Monday, March 04, 2013

SARDH - "Pop Music for Klingons"?

We present a text by Alexander Nym discussing the new album by Sardh – have they managed to extract new life from well-worn post-industrial templates?

Dresden-based art group SARDH explore soundscapes spanning the space between the archaic and the futuristic.

SARDH is the musical project of a group of established Dresden-based artists who have been active in a range of creative spheres including (sound-)installation and video art. Following their appearances with album-oriented show “ausBRUTH” at Wave-Gotik-Treffen 2010, the Wroclaw Industrial Festival and the legendary Morphonic Lab event taking place annually at Dresden's Palais im Grossen Garten, they advanced to becoming a hot tip not merely for avantgarde-minded scenesters (which might also be due to the participation of the notorious Voxus Imp).

The recently issued album Bruth thus draws all registers of sophisticated sound art at the audio-visual threshold between experimental electronics and cinematographic ambient expeditions without shrinking from using heavy, partly disharmonious post-rock guitars and martial psychedelia which contain splinters of majestic metal (“tessga tendur”). The vocals are amplified by harsh effects, reciting cryptic glossolalia or associative semantic constructions in accord with dadaist (anti-)poetics reminiscent of Test Dept. at their most impressive (“para elion”). On some tracks they are reduced to repetitively shouted warnings, but in general, the understanding of the lyrical content isn't much eased by the accompanying lyric sheets since SARDH's bruitist cut-up-texts seem to defy every attempt at intellectual deciphering, deploying exclusively sonic counterpoints reminiscent in their harsh scratchiness of some sort black metal poetry. The beats are focussed, sometimes slightly withheld in a dub way, and used with precise efficiency in a powerful and mighty way, creating an extensive and overall tension-laden effect before a backdrop of atmospheric ambiances and soundtrackish sonic-scapes not unlike those of pioneering dark ambient artists like Contrastate or Inade – yet the compositions consist of coherent, rhythm-based song structures, lending them appealing accessibility, pointedness and distinct space for development which is used with a love for detail making full use of the voluminous production.

Among the nine extensive, mostly mid- to downtempo pieces there are also a few dance-floor compatible tracks (assuming you're running a club on Jupiter, or a 22nd century bar, or are looking for a fitting soundtrack for a Matrix-style remake of “Eyes Wide Shut”) like the previously mentioned, stomping “tessga tendur” or the primitivist SF-hymn “asterloh”. So when not pushed against the wall by psychedelic photon-guitars or metal forcefields, moodily gloomy carpets of sound and spoken-word contributions invite listeners to stay in the – certainly not humourless – cosmos of SARDH. Within the richly textured sound structures, the ears are repeatedly surprised by acoustic ready-mades (field recordings and found sounds), used rather as stresses and mood setters than as sampled references; beacons on the path through the convoluted universe of SARDH. When looking for fitting genre descriptions, the musically minded journalist's brain is frustrated by Bruth's staunch defiance of any particular style, but Ritual-Industrial-Ambient-Rock might demarcate a frame of reference not entirely off the mark. However, this too is too poor a description to get close to the richness of ideas featuring on Bruth, which seems to draw its inspiration directly from post-apocalyptic and futuristic parallel dimensions.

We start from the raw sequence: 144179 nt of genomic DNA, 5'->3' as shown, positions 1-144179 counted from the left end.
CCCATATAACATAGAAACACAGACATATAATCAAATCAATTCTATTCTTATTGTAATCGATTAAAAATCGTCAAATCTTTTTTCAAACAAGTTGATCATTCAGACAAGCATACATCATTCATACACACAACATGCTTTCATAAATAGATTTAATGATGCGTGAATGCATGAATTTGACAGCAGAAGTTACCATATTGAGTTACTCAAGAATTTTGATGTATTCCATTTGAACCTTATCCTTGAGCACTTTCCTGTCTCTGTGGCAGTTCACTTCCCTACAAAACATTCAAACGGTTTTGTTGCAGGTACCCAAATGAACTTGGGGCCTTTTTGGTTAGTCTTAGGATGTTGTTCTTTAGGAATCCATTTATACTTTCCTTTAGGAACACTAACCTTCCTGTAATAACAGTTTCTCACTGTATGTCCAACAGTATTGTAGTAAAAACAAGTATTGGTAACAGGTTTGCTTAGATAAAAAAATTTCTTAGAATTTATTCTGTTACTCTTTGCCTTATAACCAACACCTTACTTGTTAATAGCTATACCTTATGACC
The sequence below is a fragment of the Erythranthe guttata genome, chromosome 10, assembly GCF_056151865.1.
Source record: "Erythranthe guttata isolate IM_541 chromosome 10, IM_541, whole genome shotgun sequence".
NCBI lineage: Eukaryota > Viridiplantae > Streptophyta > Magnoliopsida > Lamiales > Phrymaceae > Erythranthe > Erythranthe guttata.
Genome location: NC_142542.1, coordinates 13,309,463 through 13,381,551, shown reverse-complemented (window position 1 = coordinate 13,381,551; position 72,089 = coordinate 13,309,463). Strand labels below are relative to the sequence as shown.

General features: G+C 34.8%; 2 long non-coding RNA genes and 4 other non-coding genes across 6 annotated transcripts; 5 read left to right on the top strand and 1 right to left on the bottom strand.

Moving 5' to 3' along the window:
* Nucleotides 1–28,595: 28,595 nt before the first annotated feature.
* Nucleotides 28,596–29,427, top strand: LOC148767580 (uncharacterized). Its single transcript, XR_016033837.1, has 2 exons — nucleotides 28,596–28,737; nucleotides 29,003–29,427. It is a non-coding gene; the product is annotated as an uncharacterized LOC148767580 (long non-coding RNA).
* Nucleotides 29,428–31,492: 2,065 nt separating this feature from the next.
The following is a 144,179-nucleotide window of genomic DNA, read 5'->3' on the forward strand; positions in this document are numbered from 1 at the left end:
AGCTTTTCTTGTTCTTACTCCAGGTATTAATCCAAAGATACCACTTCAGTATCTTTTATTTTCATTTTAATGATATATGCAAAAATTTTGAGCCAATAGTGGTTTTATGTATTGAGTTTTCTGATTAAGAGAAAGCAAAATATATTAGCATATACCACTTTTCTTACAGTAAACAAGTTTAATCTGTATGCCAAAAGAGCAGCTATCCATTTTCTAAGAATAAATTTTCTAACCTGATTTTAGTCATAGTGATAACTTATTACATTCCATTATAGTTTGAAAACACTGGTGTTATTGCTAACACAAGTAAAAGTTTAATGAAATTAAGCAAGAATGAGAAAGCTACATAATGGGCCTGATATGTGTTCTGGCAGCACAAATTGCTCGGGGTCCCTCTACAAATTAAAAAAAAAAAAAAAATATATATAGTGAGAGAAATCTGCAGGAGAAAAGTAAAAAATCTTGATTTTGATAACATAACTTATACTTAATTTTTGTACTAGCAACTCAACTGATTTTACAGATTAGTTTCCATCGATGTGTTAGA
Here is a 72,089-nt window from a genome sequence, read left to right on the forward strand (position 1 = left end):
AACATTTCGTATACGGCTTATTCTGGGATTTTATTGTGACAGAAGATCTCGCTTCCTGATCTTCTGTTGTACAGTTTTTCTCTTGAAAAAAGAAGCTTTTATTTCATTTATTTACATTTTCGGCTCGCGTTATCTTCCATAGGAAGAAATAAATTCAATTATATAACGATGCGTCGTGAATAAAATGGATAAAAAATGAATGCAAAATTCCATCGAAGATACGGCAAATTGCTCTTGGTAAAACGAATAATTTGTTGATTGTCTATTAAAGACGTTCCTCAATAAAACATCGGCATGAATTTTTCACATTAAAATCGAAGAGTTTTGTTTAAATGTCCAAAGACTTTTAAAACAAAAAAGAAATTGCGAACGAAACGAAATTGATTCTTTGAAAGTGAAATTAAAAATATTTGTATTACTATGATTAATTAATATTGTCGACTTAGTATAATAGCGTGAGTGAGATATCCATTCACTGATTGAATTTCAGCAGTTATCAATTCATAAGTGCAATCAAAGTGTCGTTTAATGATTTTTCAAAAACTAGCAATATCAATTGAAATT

The artwork and production emphasise this range between opulence and minimalism: the cover is adorned by a hand-printed silkscreen design showing an intricate pattern of jagged lines the connections of which seem fragile, but in its entirety gives a staunch and solid impression like the cancellous bone supplying both stability and flexibility to our musculo-skeletal system. Accordingly, the record labels show similarly minimalist illustrations depicting likewise fractured heads of extra-terrestrial visitors – possibly the portraits of SARDH's actual members?

The heavy, 180g vinyl discs offer plenty of space for the grooves, enabling great acoustic depth in sound reproduction which is made full use of by the production. Every detail of this album demonstrates the work of people aware of the means to realise their visions and their ability to use them. Bruth is an album coming across as bulky and in instances even plagiaristic on first listen, but uncovers its reflected eclecticism and the mature use of technology, ability, knowledge and enlightened creativity on repeated listening and can thus be recommended without hesitation not only to connoisseurs of electro-acoustic avantgarde music. A rare fusion of ideas realised with both archaic and modern techniques (ranging from monochord and kaoss-pad to an instrument named piss-pot) amalgamated with elaborate design to achieve a consistent all-round work of art, the quality of which should satisfy both sophisticated music enthusiasts and collectors of rare industrial culture artifacts. 

Alexander Nym

SARDH: Bruth
Double vinyl-LP (Gatefold sleeve with hand-printed silkscreen cover and two inserts; numbered edition of 300 copies)
Label: self-produced (mysyc)

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